Born Still, But Still Born

The things a bereaved parent wishes you knew

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Jay Tansey

Bella Mae Pepper Tansey was born on January 31, 2017. Unlike the details of her older brother and younger sister’s births, I don’t know the exact time she came into world nor her precise weight or length. It’s all a blur and that breaks my heart. I know she was born in the late afternoon, many excruciating hours after our doctor uttered the most devastating words my wife Elly and I have ever heard: “There’s no heartbeat.”

Bella was due two days after her big brother’s second birthday and six days before Elly’s. She was perfectly healthy and absolutely beautiful. Sure, I’m biased, but unlike most babies (including our other children), Bella wasn’t a wrinkly blob. She had a full head of dark, curly hair and the most gorgeous face I’ve ever seen. Pudgy, rosy cheeks, long eyelashes, full lips and a precious little nose. She was perfect. She was full-term—41 weeks, actually—and passed away peacefully four days after her due date.

An amniotic band wrapped around the umbilical cord and, seven minutes later, she was gone.

I will never get to change her diapers, bathe her, or watch her learn to crawl or walk. I’ll never hear her blow raspberries or stumble through her first words. I’ll never drop her off on her first day of school, teach her to swim, ride a bike, or play hockey. I’ll never help her study for the big test or congratulate her on a job well done. I’ll never get to scare off her middle school crushes, hug her after her high school breakups, or walk her down the aisle. There will be no father-daughter dance.

In the midst of our grief, I received a wish list, which was sent to me by a friend of a friend whose child was stillborn. I found parts of it comforting after we lost Bella and it’s a good place to start as you look to support someone who has suffered a loss like ours.

After Bella passed away, I felt like I had gone from an overly inflated balloon, bobbing along so high that I might burst, to a very reduced but not completely deflated balloon – just hovering. I don’t think I’ll ever reach those highs again. The deepness of the death of a child will always be a part of me, and Elly. But I’m still a balloon. And one that a kid would pick.

I have fun. I experience so much joy. I love Elly, Jack, Bella, and Pepper so, so much. I love life. It’s just a little different and has been impossibly difficult at times, but I’m ok and I promise that one day the person you’re trying to support will be too.

I wish our baby hadn't died. I wish I had her back.

I wish you wouldn't be afraid to speak her name. Our baby lived and was very important to us. I need to hear that she was important to you as well.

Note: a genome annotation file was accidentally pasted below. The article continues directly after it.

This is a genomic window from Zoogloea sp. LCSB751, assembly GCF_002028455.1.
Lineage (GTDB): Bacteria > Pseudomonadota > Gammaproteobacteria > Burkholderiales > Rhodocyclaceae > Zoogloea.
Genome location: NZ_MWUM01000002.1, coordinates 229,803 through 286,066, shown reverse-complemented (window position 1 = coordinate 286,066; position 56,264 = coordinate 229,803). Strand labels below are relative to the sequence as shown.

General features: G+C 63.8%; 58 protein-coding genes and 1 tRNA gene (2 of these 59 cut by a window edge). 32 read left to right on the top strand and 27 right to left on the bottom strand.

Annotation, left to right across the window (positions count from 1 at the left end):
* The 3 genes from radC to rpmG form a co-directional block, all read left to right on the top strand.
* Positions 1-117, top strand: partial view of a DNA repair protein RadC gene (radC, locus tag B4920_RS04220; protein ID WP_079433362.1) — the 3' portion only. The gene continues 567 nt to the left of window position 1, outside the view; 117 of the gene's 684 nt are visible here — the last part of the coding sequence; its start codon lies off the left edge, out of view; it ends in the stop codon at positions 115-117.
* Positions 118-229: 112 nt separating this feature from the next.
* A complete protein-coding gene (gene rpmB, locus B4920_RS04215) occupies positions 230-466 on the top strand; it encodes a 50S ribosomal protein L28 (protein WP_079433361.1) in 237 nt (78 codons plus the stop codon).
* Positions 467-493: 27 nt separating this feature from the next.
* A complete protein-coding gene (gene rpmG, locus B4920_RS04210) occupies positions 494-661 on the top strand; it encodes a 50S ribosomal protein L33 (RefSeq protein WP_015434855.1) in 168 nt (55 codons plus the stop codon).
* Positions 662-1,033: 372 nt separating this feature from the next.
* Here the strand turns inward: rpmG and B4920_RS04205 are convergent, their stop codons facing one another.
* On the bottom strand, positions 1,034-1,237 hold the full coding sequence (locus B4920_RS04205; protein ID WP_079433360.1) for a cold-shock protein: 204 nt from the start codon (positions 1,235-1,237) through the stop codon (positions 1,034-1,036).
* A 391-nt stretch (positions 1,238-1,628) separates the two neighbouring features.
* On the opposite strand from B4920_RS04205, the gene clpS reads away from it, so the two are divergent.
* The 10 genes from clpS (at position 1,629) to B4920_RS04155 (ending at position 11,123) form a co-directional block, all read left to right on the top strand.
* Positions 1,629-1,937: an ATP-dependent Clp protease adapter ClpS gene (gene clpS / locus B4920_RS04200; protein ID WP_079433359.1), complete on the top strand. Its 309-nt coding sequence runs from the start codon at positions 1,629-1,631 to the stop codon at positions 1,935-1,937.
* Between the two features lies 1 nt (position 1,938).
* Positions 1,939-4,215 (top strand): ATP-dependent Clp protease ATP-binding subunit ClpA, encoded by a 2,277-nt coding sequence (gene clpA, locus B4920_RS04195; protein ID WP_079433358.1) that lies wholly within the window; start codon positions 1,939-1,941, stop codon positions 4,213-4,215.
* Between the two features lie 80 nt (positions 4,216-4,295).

If I cry and get emotional when you talk about our baby, I wish you knew that it isn't because you have hurt me. Our baby’s death is the cause of my tears. You have talked about our baby, and you have allowed me to share my grief. I thank you for both.

Being a bereaved parent is not contagious, so I wish you wouldn't shy away from me. I need you more than ever.

I need diversions, so I do want to hear about you; but I also want you to hear about me. I might be sad and I might cry, but I wish you would let me talk about our baby, my favorite topic of the day.

I know that you think of and pray for me often. I also know that our baby’s death pains you, too. I wish you would let me know things through a phone call, a card or a note, or a real big hug.

I wish you wouldn't expect my grief to be over in six months. These first months are traumatic for me, but I wish you could understand that my grief will never be over. I will suffer the death of our baby until the day I die.

I am working very hard in my recovery, but I wish you could understand that I will never fully recover. I will always miss our baby, and I will always grieve that she is gone.

I wish you wouldn't expect me "not to think about it" or to "be happy". Neither will happen for a very long time so don't frustrate yourself.

I don't want to have a "pity party," but I do wish you would let me grieve. I must hurt before I can heal.

I wish you understood how my life has shattered. I know it is miserable for you to be around me when I'm feeling miserable. Please be as patient with me as I am with you.

When I say, "I'm doing okay," I wish you could understand that I don't feel okay and that I struggle daily.

I wish you knew that all of the grief reactions I'm having are very normal. Depression, anger, hopelessness and overwhelming sadness are all to be expected. So please excuse me when I'm quiet and withdrawn or irritable and cranky.

Your advice to "take one day at a time" is excellent. However, a day is too much and too fast for me right now. I wish you could understand that I'm doing good to handle an hour at a time. I’m living moment by moment.

I wish you understood that grief changes people. When our child died, a big part of me died with her. I am not the same person I was before our baby died, and I will never be that person again.

I wish very much that you could understand – understand my loss and my grief, my silence and my tears, my void and my pain. But I pray daily that you will never understand.

Republished with the permission of Supportal.

Categories: Stories, Grief

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